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Passing It On
Lars Anderson
October 09, 2006
Mentored by some of the game's greatest coaches, Jeff Rutledge is now returning the favor at a Nashville high school
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October 09, 2006

Passing It On

Mentored by some of the game's greatest coaches, Jeff Rutledge is now returning the favor at a Nashville high school

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JEFF RUTLEDGE has stories to tell. At any moment the football coach can hypnotize his players at Montgomery Bell Academy in Nashville with tales of what it was like to play for three of football's greatest coaches: Paul (Bear) Bryant at Alabama (1975--79), Bill Parcells with the New York Giants ('83--89) and Joe Gibbs with the Washington Redskins ('90--92). But Rutledge's most enduring football memories trace back to before he went under the bright lights of the NCAA and the NFL. "The coach who had the most influence in my life was my high school coach, Shorty White," says Rutledge, 49, who starred at Banks High in Birmingham. "That's the big reason I'm at this level." For Rutledge's first week with the varsity, Coach White had the team run wind sprints, helping instill a lasting discipline and work ethic in the young signal-caller.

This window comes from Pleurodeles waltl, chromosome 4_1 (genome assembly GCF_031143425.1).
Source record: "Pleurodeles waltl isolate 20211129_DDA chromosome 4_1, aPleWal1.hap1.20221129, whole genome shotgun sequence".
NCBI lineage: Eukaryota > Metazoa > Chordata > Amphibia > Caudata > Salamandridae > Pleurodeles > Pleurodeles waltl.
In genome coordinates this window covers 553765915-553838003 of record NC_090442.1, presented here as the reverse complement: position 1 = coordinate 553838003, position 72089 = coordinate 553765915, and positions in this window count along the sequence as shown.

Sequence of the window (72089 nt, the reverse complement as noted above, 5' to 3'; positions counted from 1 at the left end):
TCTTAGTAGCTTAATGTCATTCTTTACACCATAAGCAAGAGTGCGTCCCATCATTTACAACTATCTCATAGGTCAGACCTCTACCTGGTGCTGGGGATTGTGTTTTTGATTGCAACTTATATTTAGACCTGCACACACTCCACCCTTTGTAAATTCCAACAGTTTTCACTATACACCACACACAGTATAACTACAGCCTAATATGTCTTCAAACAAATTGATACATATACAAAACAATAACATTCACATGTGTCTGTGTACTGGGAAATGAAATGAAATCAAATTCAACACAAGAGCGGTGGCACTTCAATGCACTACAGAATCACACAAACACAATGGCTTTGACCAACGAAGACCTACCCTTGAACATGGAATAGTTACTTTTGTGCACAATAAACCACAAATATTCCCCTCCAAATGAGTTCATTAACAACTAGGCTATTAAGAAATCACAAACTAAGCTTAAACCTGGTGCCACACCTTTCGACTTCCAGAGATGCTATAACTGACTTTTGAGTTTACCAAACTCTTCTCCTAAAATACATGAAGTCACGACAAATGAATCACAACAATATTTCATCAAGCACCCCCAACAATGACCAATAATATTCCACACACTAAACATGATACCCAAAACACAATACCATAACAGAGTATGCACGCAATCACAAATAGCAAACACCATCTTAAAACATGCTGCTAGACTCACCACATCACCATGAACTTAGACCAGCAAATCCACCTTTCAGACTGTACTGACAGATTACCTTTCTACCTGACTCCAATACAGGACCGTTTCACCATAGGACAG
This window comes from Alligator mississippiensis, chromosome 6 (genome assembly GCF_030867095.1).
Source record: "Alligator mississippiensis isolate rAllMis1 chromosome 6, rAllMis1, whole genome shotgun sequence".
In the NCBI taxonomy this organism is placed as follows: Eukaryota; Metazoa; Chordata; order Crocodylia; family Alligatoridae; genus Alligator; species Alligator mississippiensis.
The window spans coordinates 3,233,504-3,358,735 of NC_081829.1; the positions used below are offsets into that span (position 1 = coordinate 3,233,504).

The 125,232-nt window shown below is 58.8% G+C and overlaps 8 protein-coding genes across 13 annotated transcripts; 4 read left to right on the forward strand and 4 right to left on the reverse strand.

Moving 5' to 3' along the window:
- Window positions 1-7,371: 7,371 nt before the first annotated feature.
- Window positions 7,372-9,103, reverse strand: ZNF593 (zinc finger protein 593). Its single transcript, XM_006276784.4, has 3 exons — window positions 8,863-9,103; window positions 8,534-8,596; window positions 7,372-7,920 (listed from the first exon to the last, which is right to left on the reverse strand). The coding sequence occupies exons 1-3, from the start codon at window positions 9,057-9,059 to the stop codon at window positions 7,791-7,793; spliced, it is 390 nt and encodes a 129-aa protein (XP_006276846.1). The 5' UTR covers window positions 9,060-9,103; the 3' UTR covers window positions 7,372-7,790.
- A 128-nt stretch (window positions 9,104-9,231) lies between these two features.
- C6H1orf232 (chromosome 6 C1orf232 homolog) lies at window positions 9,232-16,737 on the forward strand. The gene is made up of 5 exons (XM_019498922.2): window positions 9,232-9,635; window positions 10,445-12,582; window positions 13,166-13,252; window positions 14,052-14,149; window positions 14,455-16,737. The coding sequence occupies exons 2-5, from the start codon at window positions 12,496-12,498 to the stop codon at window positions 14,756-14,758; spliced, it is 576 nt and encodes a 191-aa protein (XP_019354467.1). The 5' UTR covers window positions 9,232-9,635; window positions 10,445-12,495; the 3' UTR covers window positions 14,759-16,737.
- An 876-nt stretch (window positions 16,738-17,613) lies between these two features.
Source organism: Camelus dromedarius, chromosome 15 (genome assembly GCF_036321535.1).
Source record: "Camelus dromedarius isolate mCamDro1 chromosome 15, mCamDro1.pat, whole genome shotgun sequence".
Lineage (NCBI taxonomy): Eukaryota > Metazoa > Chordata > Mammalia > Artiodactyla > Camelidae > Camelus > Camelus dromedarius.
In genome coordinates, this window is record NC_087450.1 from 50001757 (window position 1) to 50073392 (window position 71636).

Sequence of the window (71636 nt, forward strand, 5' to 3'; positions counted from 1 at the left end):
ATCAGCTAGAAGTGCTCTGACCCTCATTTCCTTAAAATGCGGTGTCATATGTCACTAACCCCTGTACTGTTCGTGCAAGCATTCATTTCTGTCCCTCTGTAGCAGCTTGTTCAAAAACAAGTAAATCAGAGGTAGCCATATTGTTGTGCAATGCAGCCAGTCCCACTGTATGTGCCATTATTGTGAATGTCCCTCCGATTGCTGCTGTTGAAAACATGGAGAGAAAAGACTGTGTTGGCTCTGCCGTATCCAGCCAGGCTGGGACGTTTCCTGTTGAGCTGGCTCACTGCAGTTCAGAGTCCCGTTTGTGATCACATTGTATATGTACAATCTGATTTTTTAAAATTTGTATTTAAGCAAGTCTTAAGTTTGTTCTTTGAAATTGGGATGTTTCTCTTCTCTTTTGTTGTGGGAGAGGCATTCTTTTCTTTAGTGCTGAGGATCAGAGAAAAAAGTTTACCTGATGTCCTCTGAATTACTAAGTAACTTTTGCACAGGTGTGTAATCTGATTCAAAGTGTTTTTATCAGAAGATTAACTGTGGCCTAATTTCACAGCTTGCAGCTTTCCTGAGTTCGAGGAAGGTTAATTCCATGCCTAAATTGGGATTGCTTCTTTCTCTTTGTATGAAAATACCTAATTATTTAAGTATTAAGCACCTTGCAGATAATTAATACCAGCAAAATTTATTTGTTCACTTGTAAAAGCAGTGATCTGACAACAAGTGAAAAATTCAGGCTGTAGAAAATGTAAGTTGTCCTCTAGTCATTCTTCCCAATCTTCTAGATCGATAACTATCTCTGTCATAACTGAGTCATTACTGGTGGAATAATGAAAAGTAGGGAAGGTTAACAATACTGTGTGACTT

Rutledge took over as coach and athletic director at Montgomery Bell (enrollment, 800) in 2002, after seven years as the quarterbacks coach at Vanderbilt. He runs the same ball-control offense that Gibbs made famous in the early 1990s and is one of several ex-NFL players coaching in the Nashville area (box, below), including Rutledge's offensive line coach Jason Mathews, a former Titans tackle. "It's a huge advantage to have Coach Rutledge and Coach Mathews," says Preston Bailey, a junior left tackle at Montgomery Bell, which improved to 4--3 with a win over Father Ryan last Friday. "They know what it takes to make it at the highest level."

On a recent afternoon Rutledge peppered sophomore quarterback Spencer Wise with advice: "Use your lower body.... Follow through.... Keep your eyes downfield.... " The passes fluttered, but Rutledge kept shouting encouragement. "This obviously isn't the big time," he said to an onlooker, "but to me there's nothing better than working with kids who play simply because they love the game."

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